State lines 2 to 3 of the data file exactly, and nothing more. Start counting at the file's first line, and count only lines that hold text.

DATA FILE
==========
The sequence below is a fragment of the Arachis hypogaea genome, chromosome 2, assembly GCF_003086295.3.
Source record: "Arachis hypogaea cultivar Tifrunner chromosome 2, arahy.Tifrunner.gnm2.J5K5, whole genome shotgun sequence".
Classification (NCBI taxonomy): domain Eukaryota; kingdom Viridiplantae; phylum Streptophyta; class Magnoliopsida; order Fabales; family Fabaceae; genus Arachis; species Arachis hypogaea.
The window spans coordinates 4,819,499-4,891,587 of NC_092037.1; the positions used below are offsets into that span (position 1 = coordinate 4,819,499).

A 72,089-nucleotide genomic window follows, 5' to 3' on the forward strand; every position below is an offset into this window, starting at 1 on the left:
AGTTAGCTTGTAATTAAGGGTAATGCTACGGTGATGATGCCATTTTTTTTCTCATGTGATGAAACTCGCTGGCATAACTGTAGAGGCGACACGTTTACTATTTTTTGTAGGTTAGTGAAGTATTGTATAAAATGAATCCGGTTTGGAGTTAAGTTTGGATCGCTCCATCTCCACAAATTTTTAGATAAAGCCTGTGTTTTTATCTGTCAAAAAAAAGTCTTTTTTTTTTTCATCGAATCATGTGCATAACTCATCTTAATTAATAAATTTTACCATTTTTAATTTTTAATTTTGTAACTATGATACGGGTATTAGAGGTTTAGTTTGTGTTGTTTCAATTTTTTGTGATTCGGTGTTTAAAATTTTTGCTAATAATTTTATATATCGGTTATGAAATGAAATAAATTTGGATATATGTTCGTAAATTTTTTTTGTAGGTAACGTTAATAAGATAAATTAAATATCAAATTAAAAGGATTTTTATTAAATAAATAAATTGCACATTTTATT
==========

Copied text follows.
Source record: "Arachis hypogaea cultivar Tifrunner chromosome 2, arahy.Tifrunner.gnm2.J5K5, whole genome shotgun sequence".
Classification (NCBI taxonomy): domain Eukaryota; kingdom Viridiplantae; phylum Streptophyta; class Magnoliopsida; order Fabales; family Fabaceae; genus Arachis; species Arachis hypogaea.